Perseverance pays off
For years, this close-knit military family struggled to decipher what was making their daughter suffer from debilitating leg pain and an odd, tiptoeing walk. But then a friend—a nurse who worked in a children's hospital—encouraged them to dig deeper. Kendall's mom, Keesha, shares their story about limb-girdle muscular dystrophy.
“We have three kids, and I'm pregnant with my fourth. Kendall is our oldest. She'll be nine in October. We're a military family, so we move a lot. Kendall was born in Hawaii, and ever since she was two, I've told every doctor we've seen that something was going on with her.
When we lived in Germany, Kendall couldn't go on family walks with us. She couldn't walk even a couple of blocks. We knew something was wrong, and everywhere we went, we saw different doctors. And every year it got worse.
She got her MRIs done, but doctors weren't looking for muscular dystrophy. They thought she had a fracture, or something wrong with her tendons. She probably saw 10 or 15 pediatricians and specialists. We tracked everything except her CK [creatine kinase] and her blood work. It was crazy. We tried for seven years but hit a wall everywhere we went.
When we moved to Colorado, Kendall couldn’t even go up stairs. I started demanding answers from our doctor, who said, ‘Maybe she's a complainer. Maybe she doesn't like exercise.’
Finally, I had a friend, a nurse at a children's hospital, who suspected muscular dystrophy. She said, ‘I don't want to scare you, but you need to get answers.’ So I called our primary-care physician, who told me: ‘Girls can't get muscular dystrophy.’
But I demanded the bloodwork, and they finally did it, and after that we got the call. In my heart, I already knew. I’d put it all together. It was February when my husband, Matthew, and I did our own genetic testing, and it came back that we are both carriers and that Kendall has limbgirdle muscular dystrophy, type 2E.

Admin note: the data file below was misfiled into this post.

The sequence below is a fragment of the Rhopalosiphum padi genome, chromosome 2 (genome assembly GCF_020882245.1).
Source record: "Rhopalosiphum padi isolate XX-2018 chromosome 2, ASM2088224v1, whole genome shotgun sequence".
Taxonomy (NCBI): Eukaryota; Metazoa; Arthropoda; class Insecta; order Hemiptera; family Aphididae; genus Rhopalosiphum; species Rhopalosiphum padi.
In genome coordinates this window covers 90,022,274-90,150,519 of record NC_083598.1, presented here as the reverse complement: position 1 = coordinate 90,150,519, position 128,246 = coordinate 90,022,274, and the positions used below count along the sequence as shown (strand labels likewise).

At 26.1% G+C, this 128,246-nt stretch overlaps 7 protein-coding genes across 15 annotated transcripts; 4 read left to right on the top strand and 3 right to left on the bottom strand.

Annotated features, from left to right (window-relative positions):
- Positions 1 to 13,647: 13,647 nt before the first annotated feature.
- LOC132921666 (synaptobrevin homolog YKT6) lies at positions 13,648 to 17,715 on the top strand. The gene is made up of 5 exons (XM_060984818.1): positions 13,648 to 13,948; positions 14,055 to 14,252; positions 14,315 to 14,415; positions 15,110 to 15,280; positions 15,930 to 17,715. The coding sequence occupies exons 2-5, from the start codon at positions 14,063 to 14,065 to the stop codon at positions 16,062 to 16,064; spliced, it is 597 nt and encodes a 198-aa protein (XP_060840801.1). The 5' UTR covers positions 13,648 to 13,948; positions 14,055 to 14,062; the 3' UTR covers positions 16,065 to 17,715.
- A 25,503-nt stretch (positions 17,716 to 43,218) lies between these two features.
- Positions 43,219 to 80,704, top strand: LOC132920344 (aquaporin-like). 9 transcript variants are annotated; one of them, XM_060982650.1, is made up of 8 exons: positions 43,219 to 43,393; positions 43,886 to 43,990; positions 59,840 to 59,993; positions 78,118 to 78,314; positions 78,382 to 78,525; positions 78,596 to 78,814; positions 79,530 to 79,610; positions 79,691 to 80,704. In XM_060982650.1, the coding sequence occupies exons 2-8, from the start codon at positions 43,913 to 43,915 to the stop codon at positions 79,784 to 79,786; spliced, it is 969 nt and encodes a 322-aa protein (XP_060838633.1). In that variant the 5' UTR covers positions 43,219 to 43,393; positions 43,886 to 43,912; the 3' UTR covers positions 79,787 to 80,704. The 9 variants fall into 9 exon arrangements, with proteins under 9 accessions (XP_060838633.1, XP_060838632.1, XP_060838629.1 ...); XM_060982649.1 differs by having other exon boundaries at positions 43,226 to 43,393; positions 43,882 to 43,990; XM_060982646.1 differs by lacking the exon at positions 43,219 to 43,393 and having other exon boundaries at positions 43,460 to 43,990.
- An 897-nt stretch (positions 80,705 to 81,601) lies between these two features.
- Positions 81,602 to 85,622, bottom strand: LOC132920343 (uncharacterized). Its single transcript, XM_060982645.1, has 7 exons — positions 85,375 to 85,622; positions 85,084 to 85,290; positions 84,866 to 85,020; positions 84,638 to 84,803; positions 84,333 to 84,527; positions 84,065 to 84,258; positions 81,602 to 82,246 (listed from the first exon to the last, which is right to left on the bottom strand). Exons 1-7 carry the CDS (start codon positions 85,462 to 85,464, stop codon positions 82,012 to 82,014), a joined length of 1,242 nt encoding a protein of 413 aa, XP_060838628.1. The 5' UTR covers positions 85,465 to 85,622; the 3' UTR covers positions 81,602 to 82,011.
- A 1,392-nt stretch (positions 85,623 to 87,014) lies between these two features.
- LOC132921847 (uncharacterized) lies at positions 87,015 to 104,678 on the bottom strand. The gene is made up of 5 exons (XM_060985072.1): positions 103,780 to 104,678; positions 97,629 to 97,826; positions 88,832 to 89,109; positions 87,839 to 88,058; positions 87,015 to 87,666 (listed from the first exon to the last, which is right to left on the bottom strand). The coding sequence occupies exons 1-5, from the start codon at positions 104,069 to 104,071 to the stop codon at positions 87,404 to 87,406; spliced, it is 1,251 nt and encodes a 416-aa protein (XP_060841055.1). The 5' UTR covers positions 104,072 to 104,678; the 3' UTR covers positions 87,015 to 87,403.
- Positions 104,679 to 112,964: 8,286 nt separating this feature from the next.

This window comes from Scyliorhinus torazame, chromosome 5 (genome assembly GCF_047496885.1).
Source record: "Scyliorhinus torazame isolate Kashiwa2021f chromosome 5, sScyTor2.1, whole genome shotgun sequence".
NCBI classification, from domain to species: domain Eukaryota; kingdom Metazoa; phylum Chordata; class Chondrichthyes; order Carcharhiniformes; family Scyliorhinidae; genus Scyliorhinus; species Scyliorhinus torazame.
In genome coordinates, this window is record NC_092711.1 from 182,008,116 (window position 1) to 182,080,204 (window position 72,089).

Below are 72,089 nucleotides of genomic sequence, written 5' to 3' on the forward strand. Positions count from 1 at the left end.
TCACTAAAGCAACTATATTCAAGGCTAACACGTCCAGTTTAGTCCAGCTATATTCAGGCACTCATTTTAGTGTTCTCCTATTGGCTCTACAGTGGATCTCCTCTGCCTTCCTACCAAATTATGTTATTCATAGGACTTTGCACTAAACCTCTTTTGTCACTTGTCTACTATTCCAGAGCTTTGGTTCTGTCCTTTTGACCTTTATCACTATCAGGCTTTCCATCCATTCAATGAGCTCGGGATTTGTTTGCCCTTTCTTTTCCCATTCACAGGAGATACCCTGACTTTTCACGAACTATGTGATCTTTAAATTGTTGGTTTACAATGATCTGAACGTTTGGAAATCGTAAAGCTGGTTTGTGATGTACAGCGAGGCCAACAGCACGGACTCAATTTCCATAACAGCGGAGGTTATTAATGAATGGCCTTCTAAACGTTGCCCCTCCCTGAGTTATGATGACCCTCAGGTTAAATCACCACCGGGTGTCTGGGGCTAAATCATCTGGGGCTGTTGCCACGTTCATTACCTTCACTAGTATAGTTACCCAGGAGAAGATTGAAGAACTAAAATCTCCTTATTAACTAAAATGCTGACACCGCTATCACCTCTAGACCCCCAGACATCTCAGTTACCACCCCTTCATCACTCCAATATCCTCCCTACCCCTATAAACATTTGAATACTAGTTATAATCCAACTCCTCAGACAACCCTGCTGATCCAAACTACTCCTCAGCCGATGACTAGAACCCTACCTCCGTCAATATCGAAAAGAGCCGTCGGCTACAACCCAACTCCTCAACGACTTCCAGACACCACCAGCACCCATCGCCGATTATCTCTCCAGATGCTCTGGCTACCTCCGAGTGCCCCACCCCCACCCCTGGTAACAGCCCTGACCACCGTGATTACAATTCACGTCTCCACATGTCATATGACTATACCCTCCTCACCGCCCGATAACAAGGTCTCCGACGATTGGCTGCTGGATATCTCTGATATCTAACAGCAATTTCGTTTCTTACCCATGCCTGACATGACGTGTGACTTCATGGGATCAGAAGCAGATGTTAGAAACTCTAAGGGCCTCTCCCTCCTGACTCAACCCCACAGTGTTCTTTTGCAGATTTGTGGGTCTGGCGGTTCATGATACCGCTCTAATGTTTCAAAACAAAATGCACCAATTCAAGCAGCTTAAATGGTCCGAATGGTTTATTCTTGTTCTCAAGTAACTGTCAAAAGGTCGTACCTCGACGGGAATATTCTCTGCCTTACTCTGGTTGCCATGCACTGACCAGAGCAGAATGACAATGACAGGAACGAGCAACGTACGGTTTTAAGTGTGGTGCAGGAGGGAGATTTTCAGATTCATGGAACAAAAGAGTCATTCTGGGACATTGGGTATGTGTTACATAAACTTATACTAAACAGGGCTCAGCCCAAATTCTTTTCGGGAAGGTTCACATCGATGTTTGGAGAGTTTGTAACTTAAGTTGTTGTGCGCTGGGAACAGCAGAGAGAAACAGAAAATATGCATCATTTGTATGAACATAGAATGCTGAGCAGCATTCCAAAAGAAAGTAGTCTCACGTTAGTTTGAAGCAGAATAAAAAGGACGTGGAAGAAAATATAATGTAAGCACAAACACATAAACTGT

It was a relief to finally know and put a name to it, but it was a huge heartbreak, too. We’d been trying to figure it out for so long. I felt sad, angry, and hurt—and guilty, too, for things we had made Kendall do.
The doctors and neurologists tried to ease our minds that we probably didn't progress it, but we used to go on six- or seven-mile bike rides as a family. We walked on the beach all the time. Back then, every doctor told us: ‘Push her. She's just being lazy.’ But she couldn’t. She’d be in tears. Matthew would have to carry her home on his shoulders.
Now, Kendall knows she has a muscle problem, but she doesn't know it's a debilitating disease. We try to tell her, ‘Slow down; you're going to make it worse,’ but she pushes herself. She's strong. She's a tomboy and could have been a really great athlete. She loves art—drawing, crocheting, painting, playing with beads—so anytime she's outdone herself playing basketball, we have her come in and sit down so she can prop her legs up and crochet.
I’ve apologized to her: ‘I know now that you really couldn't do it—I should’ve never tried to make you.’ I guess we’ve managed pretty well. If I'm having a bad day, Matthew knows to pick up the slack. We can't both be a puddle on the floor. I’m due in October, and because we’re both carriers, we’ll obviously be testing the new baby. There's a chance the baby could have LGMD, too.
It's shocking to me how little education there is about LGMD, even for doctors. They don't know about it. And ours was a pediatrician! Too many of them don’t know what to look for. For us, though, we’re moving forward. There's no turning back or giving up. We're in it for the long haul.“
With a houseful of children and a new baby on the way, Keesha and Matthew are feeling relief to have received the information they needed about their eldest daughter. As for Kendall? She can usually be found creating something special for her favorite school subject: art.